Supply chain innovation key to affordable healthcare

20 July 2017

Advanced supply chains could be the key to helping life sciences and healthcare meet increasing demand for services cost effectively, according to a report.

DHL’s The Future of Life Sciences and Healthcare Logistics argues that the sector urgently needs to change its supply chains in response to technological innovations and evolving patient needs.

Between 2015 and 2019, global healthcare spending is expected to increase by 4.3% annually. There are significant pressures from governments and regulatory authorities to lower costs.

Meanwhile, consumers increasingly receive services through online channels and mobile applications, spurring growth of tele-health and e-pharmacies.

Yet the industry is currently ranked in the bottom 20th percentile of McKinsey’s Industry Digitization Index, lagging behind the public sector.

Among the trends and technologies that will revolutionise the health and life sciences supply chain are advanced data analytics, which will let healthcare providers make more informed decisions about the management of their operations, predict demand, cut costs and improve efficiency.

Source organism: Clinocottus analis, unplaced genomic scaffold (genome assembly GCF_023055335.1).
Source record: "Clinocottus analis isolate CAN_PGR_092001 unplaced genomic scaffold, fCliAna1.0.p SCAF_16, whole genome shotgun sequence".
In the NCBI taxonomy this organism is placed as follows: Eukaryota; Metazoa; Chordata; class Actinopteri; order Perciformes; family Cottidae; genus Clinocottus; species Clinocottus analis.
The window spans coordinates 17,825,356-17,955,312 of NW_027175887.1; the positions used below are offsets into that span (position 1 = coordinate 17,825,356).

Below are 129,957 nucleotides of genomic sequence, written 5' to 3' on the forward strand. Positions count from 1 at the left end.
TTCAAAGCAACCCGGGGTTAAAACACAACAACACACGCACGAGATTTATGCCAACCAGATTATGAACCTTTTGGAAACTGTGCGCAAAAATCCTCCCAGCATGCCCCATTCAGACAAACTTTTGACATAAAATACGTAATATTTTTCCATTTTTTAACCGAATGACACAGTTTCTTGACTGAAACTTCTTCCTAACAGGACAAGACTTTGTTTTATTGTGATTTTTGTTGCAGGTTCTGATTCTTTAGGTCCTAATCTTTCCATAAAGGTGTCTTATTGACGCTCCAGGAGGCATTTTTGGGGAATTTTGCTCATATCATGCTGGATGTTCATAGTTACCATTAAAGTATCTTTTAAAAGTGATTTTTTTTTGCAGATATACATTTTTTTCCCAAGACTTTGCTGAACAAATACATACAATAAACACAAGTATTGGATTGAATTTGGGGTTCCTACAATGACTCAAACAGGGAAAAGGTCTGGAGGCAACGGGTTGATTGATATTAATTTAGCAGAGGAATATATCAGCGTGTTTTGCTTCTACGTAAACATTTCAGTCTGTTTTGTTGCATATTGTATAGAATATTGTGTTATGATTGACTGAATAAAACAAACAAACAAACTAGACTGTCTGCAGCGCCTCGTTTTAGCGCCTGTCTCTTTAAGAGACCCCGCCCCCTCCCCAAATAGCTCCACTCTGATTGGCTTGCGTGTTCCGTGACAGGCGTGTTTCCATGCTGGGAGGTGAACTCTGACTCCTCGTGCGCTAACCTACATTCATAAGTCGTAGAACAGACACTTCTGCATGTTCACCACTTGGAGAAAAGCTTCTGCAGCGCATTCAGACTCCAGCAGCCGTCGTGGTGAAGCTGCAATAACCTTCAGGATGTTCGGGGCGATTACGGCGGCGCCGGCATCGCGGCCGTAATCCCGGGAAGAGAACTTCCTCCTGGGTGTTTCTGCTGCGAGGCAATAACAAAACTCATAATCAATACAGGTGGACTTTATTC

The internet of things is allowing increased visibility and connectivity across the supply chain, with tighter control of product inventories and reduced loss and waste.

“Stronger links between physical products and data will also aid the industry in it is ongoing battle against theft and counterfeiting,” said the report.

The online pharmaceutical market is expected to grow to $128bn by 2023, which is likely to see the transformation of delivery channels to increase speed and flexibility in last mile.

Life sciences manufacturers are likely to extend operations downstream into hospitals to enable on-demand delivery of devices from medical parts to surgery kits.

Healthcare supply chains are likely to introduce automation and robotics to meet increased demand and control costs.

“The use of robots and automated vehicles will bring solutions to reduce labour required in repetitive tasks such as picking products in warehouses to sorting and analysing laboratory samples,” said the report.

“Further, aerial drones will be used to enable faster, cheaper last mile deliveries in remote areas.”

Augmented reality will introduce new ways of displaying and presenting information to make supply chain operations more accurate and efficient in situations such as selecting the right product from warehouse shelves or even providing medical teams with patient information.

Technology such as additive manufacturing will enable medical devices and drugs to be increasingly personalised or manufactured on demand using 3D printing systems.

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